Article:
I'm glad I was able to see him do it one last time, however.
And anyway, Tom Ardolino didn't have to prove anything to anybody.
“Tommy deserves an entire wing in the Rock and Roll Hall of Fame,’’ singer Bonnie Raitt told the (Boston) Globe last summer. “There’s Charlie Watts, and there’s Tom Ardolino. That’s it."
|Tom Ardolino at the Green River Fest, 7/16/11.|
II: 2001: "Next Stop: Brattleboro"--Yours Truly, young, cocky and ignorant, is repeatedly referred to as "Tom Ardolino Jr." by an NRBQ insider. And I have no clue what it means.
When The Aloha Steamtrain were a regularly-gigging band (1997-2002), one of our regular stops was The Mole's Eye cafe in Brattleboro, VT. We also kept a regular on-line "Gig Diary"(these days, called a "blog"), in which bassist Henning Ohlenbusch and I would recount memories of the show (or, more often, everything that happened that day/night EXCEPT the show.)
In any case, here's an excerpt from April 20, 2001:
Is it some strange coincidence that we were booked to play in Vermont on 4/20?....
......A guy named Johnny, who roadies for NRBQ, talked to me a bunch. He keeps referring to me as _________Jr (NRBQ's drummer). When he yelled that during the concert, (Aloha Steamtrain singer/guitarist) Russ replied, "yes, those are my favorite cigars too". Johnny apologized for being obnoxious and drunk the last time we'd met. "Who isn't obnoxious and drunk", I thought, "in this private hell in which I live?".
We began the second set with the Bee Gees tune, which got a good response. One of our loyal, long time fans later told me he remembers hearing that album (Bee Gees 1st) on the same day he heard The Doors first album. Talk about night and day. Do you think all the Gibbs wanted to act out Oedipus with their parents?..."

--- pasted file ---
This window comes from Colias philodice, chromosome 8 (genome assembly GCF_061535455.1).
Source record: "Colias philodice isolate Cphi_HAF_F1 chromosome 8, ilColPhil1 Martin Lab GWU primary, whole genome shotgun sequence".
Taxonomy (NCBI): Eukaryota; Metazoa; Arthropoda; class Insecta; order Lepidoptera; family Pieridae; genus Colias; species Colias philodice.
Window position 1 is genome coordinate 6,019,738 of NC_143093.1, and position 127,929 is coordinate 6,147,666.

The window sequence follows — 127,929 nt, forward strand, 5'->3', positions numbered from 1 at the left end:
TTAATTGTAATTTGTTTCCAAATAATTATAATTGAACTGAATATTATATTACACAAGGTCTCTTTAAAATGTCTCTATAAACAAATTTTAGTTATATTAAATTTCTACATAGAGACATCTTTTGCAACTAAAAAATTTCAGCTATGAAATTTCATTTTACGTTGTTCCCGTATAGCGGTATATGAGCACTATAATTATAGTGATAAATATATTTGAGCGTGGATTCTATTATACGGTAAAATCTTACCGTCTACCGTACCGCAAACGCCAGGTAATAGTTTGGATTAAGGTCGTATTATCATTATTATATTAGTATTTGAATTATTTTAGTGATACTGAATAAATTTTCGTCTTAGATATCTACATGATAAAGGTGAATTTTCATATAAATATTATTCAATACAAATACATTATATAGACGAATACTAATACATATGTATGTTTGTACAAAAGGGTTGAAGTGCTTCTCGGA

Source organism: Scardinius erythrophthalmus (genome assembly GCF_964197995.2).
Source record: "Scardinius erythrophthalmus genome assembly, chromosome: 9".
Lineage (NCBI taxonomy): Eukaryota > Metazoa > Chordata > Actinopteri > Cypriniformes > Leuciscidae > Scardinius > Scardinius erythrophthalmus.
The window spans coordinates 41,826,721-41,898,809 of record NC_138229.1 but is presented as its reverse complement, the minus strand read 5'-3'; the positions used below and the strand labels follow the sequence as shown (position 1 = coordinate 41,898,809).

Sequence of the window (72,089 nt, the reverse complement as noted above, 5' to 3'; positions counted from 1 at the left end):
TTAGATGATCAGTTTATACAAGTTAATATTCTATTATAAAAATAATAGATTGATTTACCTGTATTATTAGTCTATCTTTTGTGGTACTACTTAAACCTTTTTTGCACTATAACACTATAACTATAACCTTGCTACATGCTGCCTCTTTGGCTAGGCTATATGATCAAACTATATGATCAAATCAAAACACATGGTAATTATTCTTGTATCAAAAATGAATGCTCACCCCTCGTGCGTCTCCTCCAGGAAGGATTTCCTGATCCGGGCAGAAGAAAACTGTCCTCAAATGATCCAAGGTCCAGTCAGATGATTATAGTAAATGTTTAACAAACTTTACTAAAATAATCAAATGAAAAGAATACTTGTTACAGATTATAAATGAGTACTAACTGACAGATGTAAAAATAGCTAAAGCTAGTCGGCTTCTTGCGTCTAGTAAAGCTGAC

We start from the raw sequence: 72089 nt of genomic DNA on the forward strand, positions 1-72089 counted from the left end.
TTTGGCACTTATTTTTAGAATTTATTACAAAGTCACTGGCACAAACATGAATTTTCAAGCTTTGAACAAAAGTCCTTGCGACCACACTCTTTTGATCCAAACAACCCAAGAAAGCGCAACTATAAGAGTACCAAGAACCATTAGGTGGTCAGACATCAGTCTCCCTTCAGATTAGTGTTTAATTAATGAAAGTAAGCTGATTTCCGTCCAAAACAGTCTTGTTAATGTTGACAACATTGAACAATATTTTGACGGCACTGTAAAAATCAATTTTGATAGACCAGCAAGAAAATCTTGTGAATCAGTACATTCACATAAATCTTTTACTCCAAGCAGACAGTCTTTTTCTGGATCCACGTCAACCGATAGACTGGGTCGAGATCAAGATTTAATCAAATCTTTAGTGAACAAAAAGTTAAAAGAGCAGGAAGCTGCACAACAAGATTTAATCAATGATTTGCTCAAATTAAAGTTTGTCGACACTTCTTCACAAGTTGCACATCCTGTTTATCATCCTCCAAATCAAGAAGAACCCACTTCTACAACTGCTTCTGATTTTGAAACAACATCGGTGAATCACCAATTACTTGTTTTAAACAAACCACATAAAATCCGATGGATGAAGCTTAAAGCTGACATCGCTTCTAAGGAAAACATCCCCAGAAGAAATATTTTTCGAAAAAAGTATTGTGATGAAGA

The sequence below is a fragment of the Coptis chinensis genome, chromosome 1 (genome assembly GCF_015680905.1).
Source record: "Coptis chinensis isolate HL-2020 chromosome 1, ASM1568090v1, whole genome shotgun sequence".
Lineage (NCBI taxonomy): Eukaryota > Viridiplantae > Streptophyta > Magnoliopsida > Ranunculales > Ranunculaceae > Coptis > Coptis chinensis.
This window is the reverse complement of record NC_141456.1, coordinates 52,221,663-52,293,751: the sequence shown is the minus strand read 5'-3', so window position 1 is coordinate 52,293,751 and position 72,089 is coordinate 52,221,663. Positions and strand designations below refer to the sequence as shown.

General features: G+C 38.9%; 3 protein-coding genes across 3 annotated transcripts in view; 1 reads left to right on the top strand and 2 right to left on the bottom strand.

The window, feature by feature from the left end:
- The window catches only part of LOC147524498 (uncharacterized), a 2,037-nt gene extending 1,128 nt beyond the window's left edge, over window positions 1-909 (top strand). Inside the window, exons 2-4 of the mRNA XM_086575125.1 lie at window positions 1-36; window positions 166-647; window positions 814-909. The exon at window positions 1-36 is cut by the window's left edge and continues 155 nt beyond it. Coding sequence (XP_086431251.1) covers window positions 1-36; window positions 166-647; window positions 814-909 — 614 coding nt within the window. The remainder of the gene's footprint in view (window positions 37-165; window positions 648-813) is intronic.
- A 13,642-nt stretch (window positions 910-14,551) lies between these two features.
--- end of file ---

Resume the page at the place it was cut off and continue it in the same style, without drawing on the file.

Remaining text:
Ok. Well, first off--I resisted any editing, because this stuff has existed on line for eleven years now. No sense in hiding the evidence now.
But here's what it tells me. In 2001, I:
1) was too ignorant to know who Tom Ardolino was
2) too disrespectful to be gracious in my re-telling of the story online
3) too lazy to even look up Tom Ardolino's name, and instead filed my report with a blank line in place of his name.
And those, believe it or not, were my GOOD traits, ladies and germs. (ba-doom. ching!)
Anyway....let me retell the tale as I remember it. Actually, I may be remembering two different stories.
So there I was, playing pinball between sets at The Moles Eye, and avoiding talking to people. Just hanging with my own ignorant, disrespectful, lazy (and antisocial) self...
|So there I am, playing pinball in between sets at the Mole's Eye...|
....when a guy I'd never met before, who appeared to be a bit into the drink, stumbled up (mid-pinball game) and shouted at close range, "TOM ARDOLINO JR!".
I said "Huh?", not about to look up from my game in-progress.
He expounded a bit. "You're like TOM ARDOLINO JR, man! You look like him, you're a solid drummer, and if he met you, he'd say 'Meeowww...meeeowww' I just know it".
I'd looked up for a second to catch him making the international "cat scratch" sign.
I was a bit freaked out.
I lost my ball.
Game over. Thanks a lot, dude.
I said "I'm sorry, I have no idea what you're talking about... and I gotta go play the next set".
As I'm walking away, he shouts "TOM ARDOLINO!! N! R! B! Q!" with some anger in his voice.
Knowing hardly anything by NRBQ, but knowing their reputation as a "musician's band" that I'd put off exploring, I turned back and politely said "Ohhh...right. Well thanks."
He introduced himself as Johnny and said he worked for them as a roadie (I think).
Here he is, that night, with Henning:
|Henning and Johnny.|
Anyway, I do hope he forgave my ignorance. In retrospect, it's one of the best drumming compliments I've ever received.
Of course, I later looked online to see if I looked anything like this..whatever his name was. NRBQ drummer guy.
Ummm....well, maybe the young Tommy. But it's sort of like when people say I look like Mickey Dolenz. Curly hair, drum kit= exact clone. particularly if you're buzzed and in a dark club.
III: 2003: "'Atsa My Band!": I Ask Ken to Make Me a Mix
Somewhere around 2003, perhaps it was having turned 30, I began to slowly embrace music that I'd previously rejected as "music for 30-somethings". Back in 1995, my then-house mate Ken Maiuri tried to turn me on to both Steely Dan and NRBQ. I didn't want any of it. At the time, I only wanted speedy pop made by skinny, pale, preferably British blokes in the late 70's-early 80's, or 60's psychedelia and garage punk. Nothing beardy, big collar-y or Hawaiian shirt-y. I was a snob and an ageist.
But, now, as my first signs of Grateful Dead fandom were beginning to sprout, I figured I was heading into the inevitable. I was mellowing out. My brain chemistry was changing. I was giving in. Veering away from WAMH and toward WRSI.